WASHINGTON — The Federal Communications Commission’s informal “shot clock” on the proposed merger of Comcast and Time Warner Cable is scheduled to restart today (Jan. 12), but many of the mega- deal’s opponents are still trying hard to stop it and the regulator is still ruminating over the hot-button issue of paid peering.
Late-filed TWC documents cited by the FCC as cause for the latest, and second, halt in the informal 180-day window for vetting the $69 billion merger, combined with ongoing litigation over third-party access to program contract documents (see Capital Watch, next page), are insuring that the merger-approval process won’t get a smooth start in the new year. It wrapped up 2014 with a flurry of comments opposing the transaction, which would combine the No. 1 and No. 2 U.S. cable operators into a mega-MSO of some 30 million subscribers.
WORDS OF WORRY
Those comments came late last month from, among others, the Stop Mega Comcast Coalition, whose members include such advocacy groups as Consumers Union, the Future of Music Coalition, Public Knowledge and the Sports Fans Coalition, as well as rival satellite-TV provider Dish Network and a screenwriter’s union, the Writer’s Guild of America, West.
But on it’s own dime, the FCC is looking to drill down on the matter of paid peering, or instances in which online video distributors such as Netflix agree to pay for access to the networks of ISPs that own the last-mile link to subscribers.
FCC chairman Tom Wheeler may have signaled that he wanted to keep such interconnection charges out of the Internet-neutrality debate, but the same can’t be said of the battle over whether to allow Comcast and Time Warner Cable to merge.
According to various filings in the deal’s docket last week, the FCC has reached out to a host of over-the-top video edge providers — including Netflix, Hulu and HBO Go — for information on peering or interconnection deals with the top 20 ISPs and the traffic flows of that content.
It has even reached out to consumer-electronics giant Sony about its proposed over-the-top service, asking it about its plans for interconnection, whether it expects to have to pay for it and why.
Netflix has complained about having to pay Comcast to carry its video traffic and Comcast’s slowing of that traffic. It has asked the FCC to block the deal outright, and to put peering-related conditions on another proposed merger between telco AT&T and satellite-TV provider DirecTV.
Comcast has countered that it was Netflix that engineered a traffic slowdown for political purposes and that paid peering is general industry practice when the traffic exchanges are inequitable — according to a November study from research firm Sandvine, Netflix accounts for a third of all Internet traffic in prime video viewing periods.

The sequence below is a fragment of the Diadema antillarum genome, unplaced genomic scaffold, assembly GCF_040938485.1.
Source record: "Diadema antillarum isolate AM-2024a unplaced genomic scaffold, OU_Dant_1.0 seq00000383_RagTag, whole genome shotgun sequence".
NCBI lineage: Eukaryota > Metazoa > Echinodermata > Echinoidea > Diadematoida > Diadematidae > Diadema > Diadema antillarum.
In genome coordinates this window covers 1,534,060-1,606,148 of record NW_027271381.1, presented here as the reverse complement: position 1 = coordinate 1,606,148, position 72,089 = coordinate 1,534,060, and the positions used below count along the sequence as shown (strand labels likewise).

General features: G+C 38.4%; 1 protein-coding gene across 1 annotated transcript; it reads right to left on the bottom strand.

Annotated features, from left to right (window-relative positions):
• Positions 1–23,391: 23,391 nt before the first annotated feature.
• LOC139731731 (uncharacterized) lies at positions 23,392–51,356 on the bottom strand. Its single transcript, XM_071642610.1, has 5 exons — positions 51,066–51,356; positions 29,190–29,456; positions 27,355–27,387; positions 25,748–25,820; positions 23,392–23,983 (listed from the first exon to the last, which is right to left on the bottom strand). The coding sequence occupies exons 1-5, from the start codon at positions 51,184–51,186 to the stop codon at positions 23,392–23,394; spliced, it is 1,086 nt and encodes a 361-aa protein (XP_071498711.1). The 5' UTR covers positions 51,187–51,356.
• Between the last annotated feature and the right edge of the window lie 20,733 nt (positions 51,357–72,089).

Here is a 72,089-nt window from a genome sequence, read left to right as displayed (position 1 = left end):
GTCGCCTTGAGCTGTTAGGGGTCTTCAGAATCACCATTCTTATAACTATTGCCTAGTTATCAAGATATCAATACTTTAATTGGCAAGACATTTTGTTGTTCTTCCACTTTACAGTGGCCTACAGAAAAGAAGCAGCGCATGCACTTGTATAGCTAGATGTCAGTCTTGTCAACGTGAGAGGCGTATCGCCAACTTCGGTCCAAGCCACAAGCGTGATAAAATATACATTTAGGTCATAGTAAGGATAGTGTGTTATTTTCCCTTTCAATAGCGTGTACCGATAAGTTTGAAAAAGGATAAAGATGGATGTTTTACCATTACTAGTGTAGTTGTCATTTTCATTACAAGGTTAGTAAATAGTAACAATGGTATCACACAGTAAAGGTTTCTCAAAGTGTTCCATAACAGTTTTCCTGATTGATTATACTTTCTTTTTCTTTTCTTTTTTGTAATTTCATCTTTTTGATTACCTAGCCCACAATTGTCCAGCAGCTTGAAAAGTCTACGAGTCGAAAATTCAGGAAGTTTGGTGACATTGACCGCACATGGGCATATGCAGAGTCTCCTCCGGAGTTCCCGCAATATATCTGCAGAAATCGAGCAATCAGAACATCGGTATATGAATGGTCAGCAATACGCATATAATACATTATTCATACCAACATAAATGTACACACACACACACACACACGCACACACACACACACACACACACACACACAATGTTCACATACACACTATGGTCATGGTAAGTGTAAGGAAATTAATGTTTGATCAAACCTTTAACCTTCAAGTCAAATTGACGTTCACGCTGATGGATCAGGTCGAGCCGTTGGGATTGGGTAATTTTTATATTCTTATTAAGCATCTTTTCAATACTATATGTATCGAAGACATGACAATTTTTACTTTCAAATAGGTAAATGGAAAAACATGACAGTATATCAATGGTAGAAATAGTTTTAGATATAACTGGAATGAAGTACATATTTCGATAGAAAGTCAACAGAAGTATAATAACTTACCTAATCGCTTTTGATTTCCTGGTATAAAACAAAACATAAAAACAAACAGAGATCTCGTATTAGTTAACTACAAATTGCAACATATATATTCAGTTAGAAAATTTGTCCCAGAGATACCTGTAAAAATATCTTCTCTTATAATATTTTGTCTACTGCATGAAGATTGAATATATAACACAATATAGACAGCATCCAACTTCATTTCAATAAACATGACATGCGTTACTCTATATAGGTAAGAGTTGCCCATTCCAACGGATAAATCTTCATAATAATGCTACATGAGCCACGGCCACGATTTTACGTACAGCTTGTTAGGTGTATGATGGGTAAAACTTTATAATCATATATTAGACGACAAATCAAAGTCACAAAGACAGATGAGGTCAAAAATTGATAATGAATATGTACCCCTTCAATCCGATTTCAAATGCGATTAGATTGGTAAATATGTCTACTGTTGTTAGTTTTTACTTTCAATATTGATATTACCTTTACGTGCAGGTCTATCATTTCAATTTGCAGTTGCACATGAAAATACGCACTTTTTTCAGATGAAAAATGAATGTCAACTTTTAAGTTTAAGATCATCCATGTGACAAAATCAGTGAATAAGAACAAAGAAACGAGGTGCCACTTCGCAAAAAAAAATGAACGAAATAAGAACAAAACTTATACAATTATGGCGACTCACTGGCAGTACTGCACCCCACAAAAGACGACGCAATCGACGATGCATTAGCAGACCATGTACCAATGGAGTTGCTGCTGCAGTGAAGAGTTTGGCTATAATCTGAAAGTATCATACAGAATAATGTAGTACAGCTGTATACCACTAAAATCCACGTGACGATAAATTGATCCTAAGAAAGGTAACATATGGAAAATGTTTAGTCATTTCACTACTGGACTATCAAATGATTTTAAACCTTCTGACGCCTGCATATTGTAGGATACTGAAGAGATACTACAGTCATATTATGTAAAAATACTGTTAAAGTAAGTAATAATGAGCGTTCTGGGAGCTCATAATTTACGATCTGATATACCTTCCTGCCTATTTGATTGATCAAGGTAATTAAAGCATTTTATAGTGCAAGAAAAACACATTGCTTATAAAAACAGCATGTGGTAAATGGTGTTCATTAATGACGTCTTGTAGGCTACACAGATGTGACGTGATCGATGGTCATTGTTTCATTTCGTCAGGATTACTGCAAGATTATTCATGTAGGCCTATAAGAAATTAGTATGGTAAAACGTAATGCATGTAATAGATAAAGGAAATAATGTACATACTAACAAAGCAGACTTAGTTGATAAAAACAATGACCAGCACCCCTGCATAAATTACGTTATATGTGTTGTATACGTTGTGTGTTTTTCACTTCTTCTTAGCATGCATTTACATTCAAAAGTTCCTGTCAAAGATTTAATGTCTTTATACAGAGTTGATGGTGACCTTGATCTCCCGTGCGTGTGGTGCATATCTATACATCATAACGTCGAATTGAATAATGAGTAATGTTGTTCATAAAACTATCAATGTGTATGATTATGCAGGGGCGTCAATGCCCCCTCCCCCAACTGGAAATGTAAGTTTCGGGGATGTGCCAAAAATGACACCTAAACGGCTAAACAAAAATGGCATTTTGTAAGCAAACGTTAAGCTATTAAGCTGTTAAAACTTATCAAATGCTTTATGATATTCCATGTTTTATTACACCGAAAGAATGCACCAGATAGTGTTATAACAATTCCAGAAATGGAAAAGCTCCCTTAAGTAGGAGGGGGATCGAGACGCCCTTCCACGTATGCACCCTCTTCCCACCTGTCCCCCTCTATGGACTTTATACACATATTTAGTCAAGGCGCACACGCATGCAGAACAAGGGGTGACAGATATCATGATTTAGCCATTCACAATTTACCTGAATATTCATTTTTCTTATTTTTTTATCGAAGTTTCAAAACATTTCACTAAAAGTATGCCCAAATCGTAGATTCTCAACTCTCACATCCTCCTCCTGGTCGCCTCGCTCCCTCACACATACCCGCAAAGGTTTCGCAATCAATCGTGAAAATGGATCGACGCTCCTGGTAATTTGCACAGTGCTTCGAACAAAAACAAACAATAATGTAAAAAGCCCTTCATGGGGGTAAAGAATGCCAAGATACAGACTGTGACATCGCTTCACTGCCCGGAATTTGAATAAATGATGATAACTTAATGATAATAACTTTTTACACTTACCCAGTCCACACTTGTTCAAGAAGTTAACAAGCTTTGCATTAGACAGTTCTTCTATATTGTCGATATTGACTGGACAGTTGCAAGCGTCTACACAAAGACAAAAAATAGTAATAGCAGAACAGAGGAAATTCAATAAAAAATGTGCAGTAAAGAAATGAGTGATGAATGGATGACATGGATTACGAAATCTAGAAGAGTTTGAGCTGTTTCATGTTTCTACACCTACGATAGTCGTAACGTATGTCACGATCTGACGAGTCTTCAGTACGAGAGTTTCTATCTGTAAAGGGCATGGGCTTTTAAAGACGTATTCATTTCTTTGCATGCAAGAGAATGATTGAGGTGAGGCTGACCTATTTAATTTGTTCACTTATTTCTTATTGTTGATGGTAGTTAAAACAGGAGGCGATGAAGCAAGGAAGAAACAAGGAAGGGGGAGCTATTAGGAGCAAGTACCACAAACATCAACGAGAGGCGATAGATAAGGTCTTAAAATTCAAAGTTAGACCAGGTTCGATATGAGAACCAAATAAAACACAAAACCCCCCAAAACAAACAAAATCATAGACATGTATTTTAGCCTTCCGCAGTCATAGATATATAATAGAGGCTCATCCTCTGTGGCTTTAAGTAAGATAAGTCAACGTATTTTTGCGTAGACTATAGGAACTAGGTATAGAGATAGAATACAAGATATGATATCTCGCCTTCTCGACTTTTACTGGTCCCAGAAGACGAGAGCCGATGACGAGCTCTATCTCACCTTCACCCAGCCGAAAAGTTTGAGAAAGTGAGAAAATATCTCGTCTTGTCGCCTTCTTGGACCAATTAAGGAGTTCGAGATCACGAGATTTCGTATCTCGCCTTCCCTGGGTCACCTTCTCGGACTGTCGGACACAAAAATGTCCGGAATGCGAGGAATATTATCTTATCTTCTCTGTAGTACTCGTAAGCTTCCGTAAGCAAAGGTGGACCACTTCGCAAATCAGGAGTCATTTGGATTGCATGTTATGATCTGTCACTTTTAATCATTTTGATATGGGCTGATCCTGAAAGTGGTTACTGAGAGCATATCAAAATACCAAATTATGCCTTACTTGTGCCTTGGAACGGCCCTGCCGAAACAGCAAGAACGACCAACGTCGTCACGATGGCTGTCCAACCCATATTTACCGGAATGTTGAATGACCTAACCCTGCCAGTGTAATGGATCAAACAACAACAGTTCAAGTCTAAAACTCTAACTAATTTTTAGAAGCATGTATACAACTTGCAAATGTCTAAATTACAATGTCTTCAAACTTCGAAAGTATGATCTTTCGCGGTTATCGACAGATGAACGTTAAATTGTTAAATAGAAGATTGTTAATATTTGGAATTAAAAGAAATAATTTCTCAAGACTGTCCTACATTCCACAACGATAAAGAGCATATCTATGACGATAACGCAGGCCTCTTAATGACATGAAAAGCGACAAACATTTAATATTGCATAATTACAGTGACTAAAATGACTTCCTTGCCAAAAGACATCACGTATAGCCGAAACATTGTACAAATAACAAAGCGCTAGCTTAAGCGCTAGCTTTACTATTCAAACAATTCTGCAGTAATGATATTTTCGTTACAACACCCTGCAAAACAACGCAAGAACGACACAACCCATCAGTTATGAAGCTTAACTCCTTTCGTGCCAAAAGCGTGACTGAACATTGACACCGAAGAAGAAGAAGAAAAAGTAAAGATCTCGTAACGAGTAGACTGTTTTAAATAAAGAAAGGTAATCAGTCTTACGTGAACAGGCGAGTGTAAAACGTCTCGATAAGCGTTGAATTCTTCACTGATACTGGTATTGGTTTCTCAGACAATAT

The FCC appears to want to use the merger to help it determine whether paid peering is an anticompetitive move, as Netflix has suggested, or whether it’s part of the cost of doing businesses, as ISPs have said.
Bernstein Research equity analyst Paul De Sa has advised clients that it would be tough for the FCC to make a case that interconnection charges are anti-competitive, “as opposed to a legitimate source of returns that provide an incentive for further network investment and potentially reduce consumers’ retail rates by supplying an additional revenue stream.”
De Sa predicted the Comcast-Time Warner Cable deal would be approved, with conditions, in the second quarter.
The analyst handicapped the chances of the deal not going through at 25%, given the “vast amount of non-public information” that will go into the decision, or the possibility that Comcast could walk away from the deal, particularly if common carrier-style Title II Internet-neutrality regulations are imposed.
WASHINGTON — As part of its review of the proposed Comcast-Time Warner Cable merger, the Federal Communications Commission has given some prominent present and would-be over-the-top video providers and edge providers until Jan. 23 to provide much information about their interconnection agreements with the top 20 ISPs.
Such data requests are not unusual, but the subject matter suggests the FCC is looking at the competitive impacts of ISP interconnection and paid-peering deals with over-the-top providers.
The requests were made of over-the-top (OTT) video providers Netflix, HBO Go, Sony and Hulu, as well as content-delivery networks Limelight, Level 3 and Akamai.
For example, the FCC wants the Netflix data drop to include:
1. The top 20 ISPs to whom the company delivered the most traffic.
2. Total volume of traffic delivered (in Gigabytes).
3. Total hours of programming delivered.
4. The company’s total cost of delivering that programming.
5. The number of subscribers, using the 20 ISPs and all others as a combined figure.
6. The average bit rate of traffic and percentage of packet loss.
7. Whether Netflix service can be delivered on reasonable terms and conditions.
8. Any firms with which it could not obtain commercially reasonable rates.
9. The interconnection capacity made available to Netflix.
10. Recurring interconnection payments to ISPs (including payments for locating Netflix equipment at ISP facilities).
11. Capacity made available in both paid and settlement-free peering agreements.
12. Discussion of the potential impact of data caps and usage-based billing.
13. The effects of an ISP’s network management practices on delivery of Netflix’s service, including Comcast’s network practices.
14. All video programming Netflix sought to distribute as part of its OVD service but was “unable to obtain rights to distribute on terms acceptable to the company,” and which it had reason to believe was “related” to “a provision in another video programming provider’s agreement with another MVPD or OVD.”
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